This weekend marks the beginning of my "Asian cuisine" endeavours that I'll undertake until the end of the year - Chinese, Japanese, Korean, Thai, almost all Asian countries will be included, except for India, where I'll dedicate a separate chapter...
I'm fortunate enough to have a deliciously little Asian shop near my house, so when I went there for the first time for the "truly Asian" ingredients, the shop-owners were more than helpful to show and explain and try to steer me away from danger...
So off to my first recipe: the wonton, as tasted through the aromatic and oh-so-soothing chicken stock...
Shrimp & pork wonton
adapted from Just one cookbook
|little wontons emerging from a hot chicken stock|
125g raw shrimp, deveined and finely chopped
100g ground pork
2 green onions, finely chopped
Pepper to taste
1 Tbsp fish sauce
1 Tbsp corn starch
1 tsp sesame oil
Salt / pepper to taste
1 pkg wonton wrappers (I finally used about 20 wrappers, and I say about because I can't remember how many I ate in the making...)
For the soup
1 lt chicken stock
1 Tbsp sesame oil
1 Tbsp. soy sauce
salt/pepper to taste
1 bok choy, cut in pieces
Heat soup with all ingredients, leave aside. To make the wonton filling, mix first four ingredients. I chopped the shrimp fine enough, but I think next time I'll pulse everything into a mash. Add the seasonings and mix again. Place one wonton wrapper on a work surface and put 1tsp of the mix in the middle. Moisten edges with water and fold. Seal so that no filling escapes while cooking (which happened to my first batch) and then fold the two edges - basically, like a tortellini. On how to wrap a wonton, I found this post very helpful.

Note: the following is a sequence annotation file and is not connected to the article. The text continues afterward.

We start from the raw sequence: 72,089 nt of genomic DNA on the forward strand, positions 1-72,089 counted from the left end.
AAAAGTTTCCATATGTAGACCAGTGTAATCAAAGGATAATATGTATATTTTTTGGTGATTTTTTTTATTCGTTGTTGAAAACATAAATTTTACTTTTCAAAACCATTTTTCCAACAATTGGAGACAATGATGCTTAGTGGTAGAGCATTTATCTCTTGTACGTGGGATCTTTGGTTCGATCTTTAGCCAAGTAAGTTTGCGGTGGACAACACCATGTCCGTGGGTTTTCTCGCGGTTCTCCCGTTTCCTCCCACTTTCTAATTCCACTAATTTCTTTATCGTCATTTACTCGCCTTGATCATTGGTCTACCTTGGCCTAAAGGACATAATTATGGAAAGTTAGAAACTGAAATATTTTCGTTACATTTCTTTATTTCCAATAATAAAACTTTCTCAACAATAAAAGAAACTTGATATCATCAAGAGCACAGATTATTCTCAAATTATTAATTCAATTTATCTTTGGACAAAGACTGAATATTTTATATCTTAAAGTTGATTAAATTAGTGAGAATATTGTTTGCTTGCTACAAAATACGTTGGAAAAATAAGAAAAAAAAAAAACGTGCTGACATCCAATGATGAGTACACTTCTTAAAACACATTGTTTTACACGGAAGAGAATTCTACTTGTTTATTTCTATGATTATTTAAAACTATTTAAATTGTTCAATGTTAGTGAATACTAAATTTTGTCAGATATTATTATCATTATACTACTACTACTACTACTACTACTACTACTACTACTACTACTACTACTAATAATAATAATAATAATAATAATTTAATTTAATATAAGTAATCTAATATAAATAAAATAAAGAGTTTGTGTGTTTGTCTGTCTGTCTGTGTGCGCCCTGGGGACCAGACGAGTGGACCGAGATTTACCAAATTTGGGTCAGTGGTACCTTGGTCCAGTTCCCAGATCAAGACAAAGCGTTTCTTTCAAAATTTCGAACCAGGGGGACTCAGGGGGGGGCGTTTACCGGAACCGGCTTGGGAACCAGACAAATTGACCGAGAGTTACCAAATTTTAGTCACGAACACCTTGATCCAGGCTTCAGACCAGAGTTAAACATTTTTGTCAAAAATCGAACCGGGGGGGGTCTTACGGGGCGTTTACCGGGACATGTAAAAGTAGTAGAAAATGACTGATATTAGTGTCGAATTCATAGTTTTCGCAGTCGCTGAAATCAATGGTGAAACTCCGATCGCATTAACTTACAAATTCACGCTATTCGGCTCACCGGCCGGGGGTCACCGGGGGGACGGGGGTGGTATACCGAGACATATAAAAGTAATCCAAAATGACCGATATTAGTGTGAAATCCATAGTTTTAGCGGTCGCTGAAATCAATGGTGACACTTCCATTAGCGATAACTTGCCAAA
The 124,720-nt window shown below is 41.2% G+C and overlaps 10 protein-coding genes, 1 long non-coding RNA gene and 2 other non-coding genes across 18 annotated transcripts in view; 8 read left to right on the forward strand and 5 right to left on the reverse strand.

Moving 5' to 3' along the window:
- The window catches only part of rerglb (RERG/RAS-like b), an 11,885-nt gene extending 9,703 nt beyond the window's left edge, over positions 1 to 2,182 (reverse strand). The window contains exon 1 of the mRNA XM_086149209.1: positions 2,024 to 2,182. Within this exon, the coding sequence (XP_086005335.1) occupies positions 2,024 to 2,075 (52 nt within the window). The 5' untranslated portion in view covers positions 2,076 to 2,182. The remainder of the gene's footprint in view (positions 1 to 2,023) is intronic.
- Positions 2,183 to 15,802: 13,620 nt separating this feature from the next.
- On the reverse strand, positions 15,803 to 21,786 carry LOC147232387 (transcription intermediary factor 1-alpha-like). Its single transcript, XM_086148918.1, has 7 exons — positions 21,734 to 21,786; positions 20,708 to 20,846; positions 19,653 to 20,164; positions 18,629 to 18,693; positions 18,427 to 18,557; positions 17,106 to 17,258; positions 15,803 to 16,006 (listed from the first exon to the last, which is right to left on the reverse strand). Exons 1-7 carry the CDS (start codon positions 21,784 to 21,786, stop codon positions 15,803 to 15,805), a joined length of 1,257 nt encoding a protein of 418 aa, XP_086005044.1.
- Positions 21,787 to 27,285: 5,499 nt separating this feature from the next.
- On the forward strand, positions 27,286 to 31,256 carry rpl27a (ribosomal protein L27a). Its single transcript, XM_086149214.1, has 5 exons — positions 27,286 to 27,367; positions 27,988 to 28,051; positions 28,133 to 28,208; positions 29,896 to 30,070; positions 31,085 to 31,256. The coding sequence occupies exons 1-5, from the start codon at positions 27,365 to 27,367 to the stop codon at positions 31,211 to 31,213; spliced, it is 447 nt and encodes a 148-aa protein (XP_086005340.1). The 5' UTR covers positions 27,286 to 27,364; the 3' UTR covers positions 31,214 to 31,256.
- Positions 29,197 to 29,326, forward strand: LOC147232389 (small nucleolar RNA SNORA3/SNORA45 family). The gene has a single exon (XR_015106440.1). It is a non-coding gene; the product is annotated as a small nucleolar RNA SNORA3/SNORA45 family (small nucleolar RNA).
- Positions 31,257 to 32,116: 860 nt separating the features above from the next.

When wontons are ready, reheat soup and cook 5-6 wontons at a time, for about 5 minutes. Set aside on a plate and on to the next batch. When all wontons were ready, add chopped bok choy to the soup, for extra flavour.
To serve, use small soup plates, and serve 2-3 (or 5-6 depending on the size) and slowly pour over some of the soup. Garnish with finely chopped green onion or chives. Believe, they taste so much better than the ready-bought ones - and this on my very first attempt!